If location is everything, then Tokyo’s Sun City Tachikawa Showa Kinen Koen has it all.
The nearly 600-unit community sits at the edge of Showa Memorial Park, a public park in the Tokyo suburb of Tachikawa that opened in 1983 to commemorate the 50th anniversary of the reign of Japanese Emperor Showa. Situated on the park’s edge, Sun City Tachikawa seems to flow directly into the abundant greenery next door.
Inside the community, residents can mingle in modern-looking spaces that promote interaction and active living while evoking a feeling of exclusivity. Amenities include a concert hall and meeting space that can serve as a venue for other events; a library; aquatic center and spa; spaces for karaoke, billiards and mahjong; dining and tea rooms; and art studios. And, the building’s design has plenty of windows with unobstructed views, furthering its connection to Showa Memorial Park.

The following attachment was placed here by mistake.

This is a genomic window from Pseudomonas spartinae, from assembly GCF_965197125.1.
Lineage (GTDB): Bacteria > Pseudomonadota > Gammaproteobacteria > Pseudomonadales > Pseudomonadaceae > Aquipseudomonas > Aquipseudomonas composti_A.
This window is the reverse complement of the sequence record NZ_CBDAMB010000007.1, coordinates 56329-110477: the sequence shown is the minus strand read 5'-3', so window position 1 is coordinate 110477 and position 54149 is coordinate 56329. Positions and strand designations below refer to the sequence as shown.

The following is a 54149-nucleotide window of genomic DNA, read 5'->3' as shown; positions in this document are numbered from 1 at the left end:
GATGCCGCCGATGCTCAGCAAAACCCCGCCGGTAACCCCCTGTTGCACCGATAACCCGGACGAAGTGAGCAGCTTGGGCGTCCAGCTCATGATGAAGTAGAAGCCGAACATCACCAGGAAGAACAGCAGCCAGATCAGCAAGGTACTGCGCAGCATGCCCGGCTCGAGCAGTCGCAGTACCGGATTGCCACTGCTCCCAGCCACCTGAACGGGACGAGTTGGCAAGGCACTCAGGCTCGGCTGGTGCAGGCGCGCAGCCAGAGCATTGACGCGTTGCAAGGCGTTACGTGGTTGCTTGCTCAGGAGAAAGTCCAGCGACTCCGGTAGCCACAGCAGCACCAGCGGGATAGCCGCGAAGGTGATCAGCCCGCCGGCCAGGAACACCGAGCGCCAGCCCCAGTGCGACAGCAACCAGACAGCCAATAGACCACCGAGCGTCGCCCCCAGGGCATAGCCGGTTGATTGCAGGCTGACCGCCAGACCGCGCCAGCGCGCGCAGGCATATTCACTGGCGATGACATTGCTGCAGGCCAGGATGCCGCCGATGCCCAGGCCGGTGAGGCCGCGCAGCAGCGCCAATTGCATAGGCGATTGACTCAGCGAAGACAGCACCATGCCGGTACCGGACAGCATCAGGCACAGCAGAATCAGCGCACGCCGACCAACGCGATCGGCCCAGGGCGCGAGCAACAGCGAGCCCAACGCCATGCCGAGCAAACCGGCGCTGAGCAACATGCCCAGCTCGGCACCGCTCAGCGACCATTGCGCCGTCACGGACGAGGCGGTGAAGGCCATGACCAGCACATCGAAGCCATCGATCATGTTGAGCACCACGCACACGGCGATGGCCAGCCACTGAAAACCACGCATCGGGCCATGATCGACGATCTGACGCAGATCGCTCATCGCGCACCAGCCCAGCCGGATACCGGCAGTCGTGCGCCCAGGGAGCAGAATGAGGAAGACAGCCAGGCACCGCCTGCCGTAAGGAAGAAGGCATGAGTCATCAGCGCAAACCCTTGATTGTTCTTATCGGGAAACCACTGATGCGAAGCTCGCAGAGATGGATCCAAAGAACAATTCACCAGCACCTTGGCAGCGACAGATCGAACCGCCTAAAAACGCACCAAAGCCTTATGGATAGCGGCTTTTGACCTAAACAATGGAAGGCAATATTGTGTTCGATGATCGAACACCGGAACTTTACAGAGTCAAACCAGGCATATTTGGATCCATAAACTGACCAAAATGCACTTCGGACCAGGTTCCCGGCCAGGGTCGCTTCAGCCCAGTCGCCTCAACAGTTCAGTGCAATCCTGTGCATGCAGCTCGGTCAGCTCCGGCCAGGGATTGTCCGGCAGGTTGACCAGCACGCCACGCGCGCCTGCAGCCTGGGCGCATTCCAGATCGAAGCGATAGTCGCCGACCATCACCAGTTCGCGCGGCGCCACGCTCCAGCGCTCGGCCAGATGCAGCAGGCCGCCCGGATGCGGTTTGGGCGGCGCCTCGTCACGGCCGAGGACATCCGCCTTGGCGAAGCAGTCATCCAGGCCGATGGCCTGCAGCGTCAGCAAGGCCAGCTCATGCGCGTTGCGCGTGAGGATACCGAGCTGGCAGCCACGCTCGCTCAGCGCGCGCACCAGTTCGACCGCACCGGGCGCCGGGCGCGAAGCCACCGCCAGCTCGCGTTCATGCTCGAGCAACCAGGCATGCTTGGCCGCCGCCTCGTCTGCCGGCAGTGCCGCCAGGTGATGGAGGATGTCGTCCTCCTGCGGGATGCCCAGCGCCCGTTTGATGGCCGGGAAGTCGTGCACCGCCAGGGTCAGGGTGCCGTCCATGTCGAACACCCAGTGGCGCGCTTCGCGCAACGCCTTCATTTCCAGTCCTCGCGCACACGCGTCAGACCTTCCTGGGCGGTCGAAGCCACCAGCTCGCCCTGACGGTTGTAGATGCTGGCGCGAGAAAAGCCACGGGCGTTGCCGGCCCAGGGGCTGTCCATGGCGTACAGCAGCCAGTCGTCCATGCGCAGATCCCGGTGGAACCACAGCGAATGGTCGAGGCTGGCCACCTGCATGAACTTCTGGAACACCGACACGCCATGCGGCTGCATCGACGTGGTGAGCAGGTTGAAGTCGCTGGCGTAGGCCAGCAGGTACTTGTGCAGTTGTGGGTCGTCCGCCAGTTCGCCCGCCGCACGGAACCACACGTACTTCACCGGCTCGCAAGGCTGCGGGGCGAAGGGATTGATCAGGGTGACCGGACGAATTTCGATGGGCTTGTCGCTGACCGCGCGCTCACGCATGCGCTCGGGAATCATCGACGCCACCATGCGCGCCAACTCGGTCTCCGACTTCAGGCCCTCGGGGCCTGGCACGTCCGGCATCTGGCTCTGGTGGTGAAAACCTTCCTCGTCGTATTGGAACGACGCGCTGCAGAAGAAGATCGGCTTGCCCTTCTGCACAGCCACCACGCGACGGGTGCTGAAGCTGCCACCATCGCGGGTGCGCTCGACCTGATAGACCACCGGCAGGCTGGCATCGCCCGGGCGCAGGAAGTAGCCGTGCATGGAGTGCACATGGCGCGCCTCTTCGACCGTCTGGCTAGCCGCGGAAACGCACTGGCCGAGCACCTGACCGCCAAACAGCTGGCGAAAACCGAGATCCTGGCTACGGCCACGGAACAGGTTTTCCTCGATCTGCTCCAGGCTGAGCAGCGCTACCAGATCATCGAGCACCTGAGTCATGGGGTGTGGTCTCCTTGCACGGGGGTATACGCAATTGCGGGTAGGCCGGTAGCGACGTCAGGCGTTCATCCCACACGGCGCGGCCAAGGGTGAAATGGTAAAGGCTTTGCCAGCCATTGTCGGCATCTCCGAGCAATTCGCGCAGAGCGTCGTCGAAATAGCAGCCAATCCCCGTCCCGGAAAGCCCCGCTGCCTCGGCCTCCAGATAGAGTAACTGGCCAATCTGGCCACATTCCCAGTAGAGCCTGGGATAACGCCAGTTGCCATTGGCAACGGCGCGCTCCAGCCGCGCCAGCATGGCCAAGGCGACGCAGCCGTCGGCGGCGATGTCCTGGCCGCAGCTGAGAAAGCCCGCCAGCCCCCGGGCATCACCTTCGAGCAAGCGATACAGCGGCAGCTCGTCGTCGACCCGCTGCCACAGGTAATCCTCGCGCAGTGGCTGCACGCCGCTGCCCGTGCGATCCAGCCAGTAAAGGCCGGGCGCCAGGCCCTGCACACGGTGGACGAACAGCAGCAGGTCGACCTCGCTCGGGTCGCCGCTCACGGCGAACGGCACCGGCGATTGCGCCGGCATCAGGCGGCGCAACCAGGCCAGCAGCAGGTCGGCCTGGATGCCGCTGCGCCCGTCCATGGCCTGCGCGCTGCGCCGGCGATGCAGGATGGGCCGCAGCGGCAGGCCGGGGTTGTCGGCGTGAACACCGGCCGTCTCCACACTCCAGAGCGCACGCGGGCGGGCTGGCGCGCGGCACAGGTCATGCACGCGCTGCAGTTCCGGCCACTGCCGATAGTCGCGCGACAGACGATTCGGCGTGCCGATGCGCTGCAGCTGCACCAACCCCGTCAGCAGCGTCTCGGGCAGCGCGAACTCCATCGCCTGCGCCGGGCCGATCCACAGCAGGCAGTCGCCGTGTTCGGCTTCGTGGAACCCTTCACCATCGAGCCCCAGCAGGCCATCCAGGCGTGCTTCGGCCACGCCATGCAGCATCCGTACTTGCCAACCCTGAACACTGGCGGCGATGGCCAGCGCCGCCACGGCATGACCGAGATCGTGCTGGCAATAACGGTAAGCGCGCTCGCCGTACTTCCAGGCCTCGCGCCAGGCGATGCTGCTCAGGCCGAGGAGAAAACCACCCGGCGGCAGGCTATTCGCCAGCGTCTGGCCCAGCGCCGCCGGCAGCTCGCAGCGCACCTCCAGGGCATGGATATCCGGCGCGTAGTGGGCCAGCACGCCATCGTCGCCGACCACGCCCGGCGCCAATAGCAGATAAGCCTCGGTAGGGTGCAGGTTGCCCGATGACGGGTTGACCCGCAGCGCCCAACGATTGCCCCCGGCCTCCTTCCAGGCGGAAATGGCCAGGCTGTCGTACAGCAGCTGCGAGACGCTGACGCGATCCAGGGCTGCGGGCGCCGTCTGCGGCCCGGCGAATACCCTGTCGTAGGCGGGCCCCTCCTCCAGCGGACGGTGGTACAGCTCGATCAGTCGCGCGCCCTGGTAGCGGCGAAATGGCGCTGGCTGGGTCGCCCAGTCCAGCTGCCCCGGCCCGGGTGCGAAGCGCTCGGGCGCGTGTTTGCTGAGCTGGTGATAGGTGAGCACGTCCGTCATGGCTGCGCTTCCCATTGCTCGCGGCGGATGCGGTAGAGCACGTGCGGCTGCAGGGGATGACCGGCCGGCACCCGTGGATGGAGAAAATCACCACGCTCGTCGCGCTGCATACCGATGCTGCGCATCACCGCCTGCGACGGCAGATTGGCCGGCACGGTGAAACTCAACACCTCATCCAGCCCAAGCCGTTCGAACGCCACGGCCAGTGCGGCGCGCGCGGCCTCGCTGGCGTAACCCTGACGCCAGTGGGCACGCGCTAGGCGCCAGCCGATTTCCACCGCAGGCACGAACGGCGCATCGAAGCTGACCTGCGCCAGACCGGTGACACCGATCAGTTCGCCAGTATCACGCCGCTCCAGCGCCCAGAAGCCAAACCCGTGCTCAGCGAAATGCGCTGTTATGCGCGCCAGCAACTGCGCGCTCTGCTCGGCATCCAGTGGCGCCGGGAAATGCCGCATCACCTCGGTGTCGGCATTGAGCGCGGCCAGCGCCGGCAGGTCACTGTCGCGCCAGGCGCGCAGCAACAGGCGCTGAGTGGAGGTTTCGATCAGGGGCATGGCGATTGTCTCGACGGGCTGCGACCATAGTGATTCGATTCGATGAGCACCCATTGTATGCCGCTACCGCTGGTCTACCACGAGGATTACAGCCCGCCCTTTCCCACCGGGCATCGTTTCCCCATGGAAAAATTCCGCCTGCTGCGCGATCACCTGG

The high-end, forward-thinking project won the “Best International” category in the 2019 Senior Housing News Architecture and Design Awards.
The original purpose of the Sun City Tachikawa project was to develop a site that the ownership of Healthcare Japan had possessed since the 1940s. Originally, the property held one-story homes that were rented to occupying U.S. servicemen. At the time, the land that now holds Showa Memorial Park was a U.S. airbase.
The rental neighborhood was among the first income-generating properties for the ownership of Healthcare Japan, making it a significant site, according to Richard Beard, who helped design the project with his firm Richard Beard Architects. Beard also completed portions of the work while he was principal at BAR Architects.
“This property had been in the hands of the owner’s family since right after World War Two,” Beard told Senior Housing News. “It turned out to be a great asset, because how many times do you get to do something that immediately abuts a significant park?”